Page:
Fracking - researching biological fallout of shale-gas production must become a top priority

Fracking - researching biological fallout of shale-gas production must become a top priority

Natural-gas production from shale rock has increased by more than 700 percent since 2007 in the United States alone. Yet scientists still do not fully understand the industry's effects on nature and wildlife, according to a report in the journal Frontiers in Ecology and the Environment.

As gas extraction continues to vastly outpace scientific examination, a team of eight conservation biologists from various organizations and institutions, including Princeton University, concluded that determining the environmental impact of gas-drilling sites — such as chemical contamination from spills, well-casing failures and other accidents — must be a top research priority.

With shale-gas production projected to surge during the next 30 years, the authors call on scientists, industry representatives and policymakers to cooperate on determining — and minimizing — the damage inflicted on the natural world by gas operations such as hydraulic fracturing, or "fracking." A major environmental concern, hydraulic fracturing releases natural gas from shale by breaking the rock up with a high-pressure blend of water, sand and other chemicals, which can include carcinogens and radioactive substances.

"We can't let shale development outpace our understanding of its environmental impacts," said co-author Morgan Tingley, a postdoctoral research associate in the Program in Science, Technology and Environmental Policy in Princeton's Woodrow Wilson School of Public and International Affairs.

"The past has taught us that environmental impacts of large-scale development and resource extraction, whether coal plants, large dams or biofuel monocultures, are more than the sum of their parts," Tingley said.

Eight conservation biologists from various organizations and institutions, including Princeton University, found that shale-gas extraction in the United States has vastly outpaced scientists’ understanding of the industry’s environmental impact. Each gas well can act as a source of air, water, noise and light pollution (above) that — individually and collectively — can interfere with wild animal health, habitats and reproduction. Of particular concern is the fluid and wastewater associated with hydraulic fracturing, or “fracking,” a technique that releases natural gas from shale by breaking the rock up with a high-pressure blend of water, sand and other chemicals. (Frontiers in Ecology and the Environment )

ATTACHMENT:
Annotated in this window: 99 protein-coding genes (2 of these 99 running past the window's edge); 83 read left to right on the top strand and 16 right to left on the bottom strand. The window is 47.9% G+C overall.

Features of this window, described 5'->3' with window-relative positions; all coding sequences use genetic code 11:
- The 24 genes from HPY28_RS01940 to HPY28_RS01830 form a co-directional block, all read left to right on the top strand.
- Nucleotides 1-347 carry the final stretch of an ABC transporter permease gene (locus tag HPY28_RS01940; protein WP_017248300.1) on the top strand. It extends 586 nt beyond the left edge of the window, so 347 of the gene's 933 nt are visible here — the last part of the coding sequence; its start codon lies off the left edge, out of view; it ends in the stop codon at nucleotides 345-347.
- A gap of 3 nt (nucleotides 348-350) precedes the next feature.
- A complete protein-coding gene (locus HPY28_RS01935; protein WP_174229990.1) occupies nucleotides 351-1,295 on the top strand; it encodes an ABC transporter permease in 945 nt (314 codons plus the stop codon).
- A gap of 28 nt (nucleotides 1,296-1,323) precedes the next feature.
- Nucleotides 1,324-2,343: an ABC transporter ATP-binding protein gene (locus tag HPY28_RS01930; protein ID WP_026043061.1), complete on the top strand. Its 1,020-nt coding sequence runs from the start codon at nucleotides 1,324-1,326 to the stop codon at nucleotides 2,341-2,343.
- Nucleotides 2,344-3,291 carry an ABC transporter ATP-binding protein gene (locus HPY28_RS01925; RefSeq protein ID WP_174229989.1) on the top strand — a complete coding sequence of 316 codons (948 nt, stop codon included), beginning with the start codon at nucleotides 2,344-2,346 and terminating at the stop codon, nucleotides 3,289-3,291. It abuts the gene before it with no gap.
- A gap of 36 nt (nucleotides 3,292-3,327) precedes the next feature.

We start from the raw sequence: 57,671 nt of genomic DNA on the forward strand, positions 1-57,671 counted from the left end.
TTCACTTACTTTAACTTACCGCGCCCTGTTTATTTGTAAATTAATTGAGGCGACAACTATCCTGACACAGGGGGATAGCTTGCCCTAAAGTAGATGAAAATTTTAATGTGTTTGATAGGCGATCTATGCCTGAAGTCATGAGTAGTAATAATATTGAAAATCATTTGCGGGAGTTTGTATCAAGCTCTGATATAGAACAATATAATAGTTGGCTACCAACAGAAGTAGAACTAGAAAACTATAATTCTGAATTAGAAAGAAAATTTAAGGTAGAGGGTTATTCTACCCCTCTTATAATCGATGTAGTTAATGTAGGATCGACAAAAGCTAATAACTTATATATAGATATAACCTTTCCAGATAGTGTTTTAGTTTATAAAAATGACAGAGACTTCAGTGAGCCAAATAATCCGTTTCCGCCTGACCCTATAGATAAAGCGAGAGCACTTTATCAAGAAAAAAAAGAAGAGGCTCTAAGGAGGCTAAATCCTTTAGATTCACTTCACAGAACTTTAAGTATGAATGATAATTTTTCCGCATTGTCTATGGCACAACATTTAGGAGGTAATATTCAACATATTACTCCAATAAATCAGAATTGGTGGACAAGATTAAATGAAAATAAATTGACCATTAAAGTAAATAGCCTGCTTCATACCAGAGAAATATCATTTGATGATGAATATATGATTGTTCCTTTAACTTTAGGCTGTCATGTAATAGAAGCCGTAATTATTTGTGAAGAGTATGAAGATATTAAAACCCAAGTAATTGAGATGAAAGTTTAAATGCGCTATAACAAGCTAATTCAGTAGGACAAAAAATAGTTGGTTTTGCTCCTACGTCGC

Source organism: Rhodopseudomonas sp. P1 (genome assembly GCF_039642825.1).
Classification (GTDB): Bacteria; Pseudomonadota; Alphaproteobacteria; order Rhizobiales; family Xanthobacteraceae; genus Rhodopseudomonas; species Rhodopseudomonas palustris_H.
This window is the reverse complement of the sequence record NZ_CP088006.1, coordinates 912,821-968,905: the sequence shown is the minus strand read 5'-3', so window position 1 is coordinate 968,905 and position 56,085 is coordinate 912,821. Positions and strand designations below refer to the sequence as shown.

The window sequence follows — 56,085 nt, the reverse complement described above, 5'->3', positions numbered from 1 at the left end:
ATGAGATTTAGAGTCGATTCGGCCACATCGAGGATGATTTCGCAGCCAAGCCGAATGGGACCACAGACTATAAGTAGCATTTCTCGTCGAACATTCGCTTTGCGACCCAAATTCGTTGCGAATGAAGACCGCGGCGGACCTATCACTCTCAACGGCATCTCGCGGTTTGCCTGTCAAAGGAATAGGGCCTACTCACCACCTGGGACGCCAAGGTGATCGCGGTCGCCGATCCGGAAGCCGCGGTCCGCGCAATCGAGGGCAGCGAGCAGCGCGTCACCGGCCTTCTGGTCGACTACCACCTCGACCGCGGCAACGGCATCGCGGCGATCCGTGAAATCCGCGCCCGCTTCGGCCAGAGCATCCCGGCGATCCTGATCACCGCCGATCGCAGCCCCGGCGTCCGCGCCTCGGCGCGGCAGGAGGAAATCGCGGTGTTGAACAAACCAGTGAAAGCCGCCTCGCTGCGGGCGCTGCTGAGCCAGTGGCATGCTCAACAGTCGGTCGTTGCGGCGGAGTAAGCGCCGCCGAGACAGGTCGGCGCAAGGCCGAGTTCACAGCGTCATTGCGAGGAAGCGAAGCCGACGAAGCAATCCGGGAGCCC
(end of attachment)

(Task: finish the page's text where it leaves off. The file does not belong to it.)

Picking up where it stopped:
The researchers found that there are significant "knowledge gaps" when it comes to direct and quantifiable evidence of how the natural world responds to shale-gas operations. A major impediment to research has been the lack of accessible and reliable information on spills, wastewater disposal and the composition of fracturing fluids. Of the 24 American states with active shale-gas reservoirs, only five — Pennsylvania, Colorado, New Mexico, Wyoming and Texas — maintain public records of spills and accidents, the researchers report.

"The Pennsylvania Department of Environmental Protection's website is one of the best sources of publicly available information on shale-gas spills and accidents in the nation. Even so, gas companies failed to report more than one-third of spills in the last year," said first author Sara Souther, a postdoctoral research associate at the University of Wisconsin-Madison.

"How many more unreported spills occurred, but were not detected during well inspections?" Souther asked. "We need accurate data on the release of fracturing chemicals into the environment before we can understand impacts to plants and animals."

One of the greatest threats to animal and plant life identified in the study is the impact of rapid and widespread shale development, which has disproportionately affected rural and natural areas. A single gas well results in the clearance of 3.7 to 7.6 acres (1.5 to 3.1 hectares) of vegetation, and each well contributes to a collective mass of air, water, noise and light pollution that has or can interfere with wild animal health, habitats and reproduction, the researchers report.